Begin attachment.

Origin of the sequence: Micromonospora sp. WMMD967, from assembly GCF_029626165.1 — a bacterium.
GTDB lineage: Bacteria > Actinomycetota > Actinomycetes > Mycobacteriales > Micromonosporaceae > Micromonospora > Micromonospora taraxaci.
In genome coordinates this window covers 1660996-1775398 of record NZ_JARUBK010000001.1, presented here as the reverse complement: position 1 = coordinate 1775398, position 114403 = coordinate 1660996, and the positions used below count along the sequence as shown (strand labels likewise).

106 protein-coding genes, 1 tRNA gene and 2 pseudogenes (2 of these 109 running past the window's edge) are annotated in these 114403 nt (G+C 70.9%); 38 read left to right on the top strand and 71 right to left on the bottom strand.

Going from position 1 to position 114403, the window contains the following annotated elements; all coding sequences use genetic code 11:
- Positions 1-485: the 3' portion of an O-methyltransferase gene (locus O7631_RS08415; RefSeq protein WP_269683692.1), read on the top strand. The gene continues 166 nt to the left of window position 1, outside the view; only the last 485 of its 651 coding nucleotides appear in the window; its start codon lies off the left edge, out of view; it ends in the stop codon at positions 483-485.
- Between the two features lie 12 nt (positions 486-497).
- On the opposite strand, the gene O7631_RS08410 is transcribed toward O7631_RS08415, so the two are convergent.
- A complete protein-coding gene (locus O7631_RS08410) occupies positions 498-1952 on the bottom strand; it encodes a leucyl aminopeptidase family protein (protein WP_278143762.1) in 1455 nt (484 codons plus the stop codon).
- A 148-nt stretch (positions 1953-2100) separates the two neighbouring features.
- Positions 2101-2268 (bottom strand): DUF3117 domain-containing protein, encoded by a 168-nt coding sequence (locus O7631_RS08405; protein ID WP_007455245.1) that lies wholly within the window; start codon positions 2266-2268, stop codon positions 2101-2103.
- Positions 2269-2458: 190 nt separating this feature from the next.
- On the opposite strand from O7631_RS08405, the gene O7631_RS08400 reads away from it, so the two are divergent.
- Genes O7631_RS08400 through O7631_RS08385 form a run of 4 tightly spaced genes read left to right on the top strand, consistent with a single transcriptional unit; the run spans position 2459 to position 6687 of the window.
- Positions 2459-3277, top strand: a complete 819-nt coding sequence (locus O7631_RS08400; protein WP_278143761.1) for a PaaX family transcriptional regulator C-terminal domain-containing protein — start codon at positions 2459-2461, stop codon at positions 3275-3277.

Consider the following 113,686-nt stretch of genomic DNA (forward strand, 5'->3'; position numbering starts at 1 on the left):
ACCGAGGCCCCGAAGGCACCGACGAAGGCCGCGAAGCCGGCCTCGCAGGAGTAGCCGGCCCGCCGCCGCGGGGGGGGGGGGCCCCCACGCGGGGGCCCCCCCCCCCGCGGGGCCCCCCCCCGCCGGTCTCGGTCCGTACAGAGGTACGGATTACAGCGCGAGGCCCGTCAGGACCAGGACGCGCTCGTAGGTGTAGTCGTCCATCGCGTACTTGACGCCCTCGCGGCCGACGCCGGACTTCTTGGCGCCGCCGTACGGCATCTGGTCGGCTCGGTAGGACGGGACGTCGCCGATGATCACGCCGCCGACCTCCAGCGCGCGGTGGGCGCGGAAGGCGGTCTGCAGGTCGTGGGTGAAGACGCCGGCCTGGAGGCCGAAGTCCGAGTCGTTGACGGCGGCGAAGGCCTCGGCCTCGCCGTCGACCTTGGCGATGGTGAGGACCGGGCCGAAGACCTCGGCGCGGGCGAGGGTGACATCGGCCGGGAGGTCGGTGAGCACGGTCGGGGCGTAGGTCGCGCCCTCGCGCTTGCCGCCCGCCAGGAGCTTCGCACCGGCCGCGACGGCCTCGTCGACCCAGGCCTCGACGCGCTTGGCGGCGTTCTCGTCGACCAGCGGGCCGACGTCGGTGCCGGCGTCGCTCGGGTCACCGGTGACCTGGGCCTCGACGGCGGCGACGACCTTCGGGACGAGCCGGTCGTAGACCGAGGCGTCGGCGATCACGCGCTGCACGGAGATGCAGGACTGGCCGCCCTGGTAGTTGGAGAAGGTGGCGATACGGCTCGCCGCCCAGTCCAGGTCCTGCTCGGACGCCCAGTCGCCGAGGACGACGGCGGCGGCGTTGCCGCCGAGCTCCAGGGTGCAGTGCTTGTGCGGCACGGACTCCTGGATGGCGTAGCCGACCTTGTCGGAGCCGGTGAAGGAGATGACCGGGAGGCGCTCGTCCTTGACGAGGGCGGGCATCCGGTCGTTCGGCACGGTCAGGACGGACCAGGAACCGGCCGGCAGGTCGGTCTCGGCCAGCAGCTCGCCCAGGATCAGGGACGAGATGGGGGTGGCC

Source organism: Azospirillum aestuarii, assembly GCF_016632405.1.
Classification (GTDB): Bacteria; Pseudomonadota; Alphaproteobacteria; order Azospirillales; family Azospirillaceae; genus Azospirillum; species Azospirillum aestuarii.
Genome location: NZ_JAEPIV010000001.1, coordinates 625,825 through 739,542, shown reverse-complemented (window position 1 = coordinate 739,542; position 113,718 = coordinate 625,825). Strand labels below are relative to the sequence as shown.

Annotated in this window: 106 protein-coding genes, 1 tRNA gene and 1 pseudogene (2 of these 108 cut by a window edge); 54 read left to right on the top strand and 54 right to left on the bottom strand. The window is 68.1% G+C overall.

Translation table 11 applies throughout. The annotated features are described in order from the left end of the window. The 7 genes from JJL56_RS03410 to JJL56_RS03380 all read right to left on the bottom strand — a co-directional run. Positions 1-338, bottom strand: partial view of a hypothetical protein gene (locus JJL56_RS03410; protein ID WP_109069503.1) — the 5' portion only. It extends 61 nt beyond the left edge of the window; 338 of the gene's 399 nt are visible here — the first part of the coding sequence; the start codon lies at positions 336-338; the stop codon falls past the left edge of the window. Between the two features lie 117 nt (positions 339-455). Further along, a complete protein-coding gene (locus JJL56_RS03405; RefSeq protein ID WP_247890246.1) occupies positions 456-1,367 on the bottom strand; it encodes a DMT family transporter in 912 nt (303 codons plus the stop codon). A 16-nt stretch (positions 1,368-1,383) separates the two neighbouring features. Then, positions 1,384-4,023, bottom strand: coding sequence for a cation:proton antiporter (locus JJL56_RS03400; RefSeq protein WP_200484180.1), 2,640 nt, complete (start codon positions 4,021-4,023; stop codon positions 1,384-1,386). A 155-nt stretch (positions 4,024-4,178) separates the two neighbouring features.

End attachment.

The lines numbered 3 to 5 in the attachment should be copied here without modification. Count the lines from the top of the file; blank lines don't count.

In genome coordinates this window covers 1660996-1775398 of record NZ_JARUBK010000001.1, presented here as the reverse complement: position 1 = coordinate 1775398, position 114403 = coordinate 1660996, and the positions used below count along the sequence as shown (strand labels likewise).

106 protein-coding genes, 1 tRNA gene and 2 pseudogenes (2 of these 109 running past the window's edge) are annotated in these 114403 nt (G+C 70.9%); 38 read left to right on the top strand and 71 right to left on the bottom strand.

Going from position 1 to position 114403, the window contains the following annotated elements; all coding sequences use genetic code 11: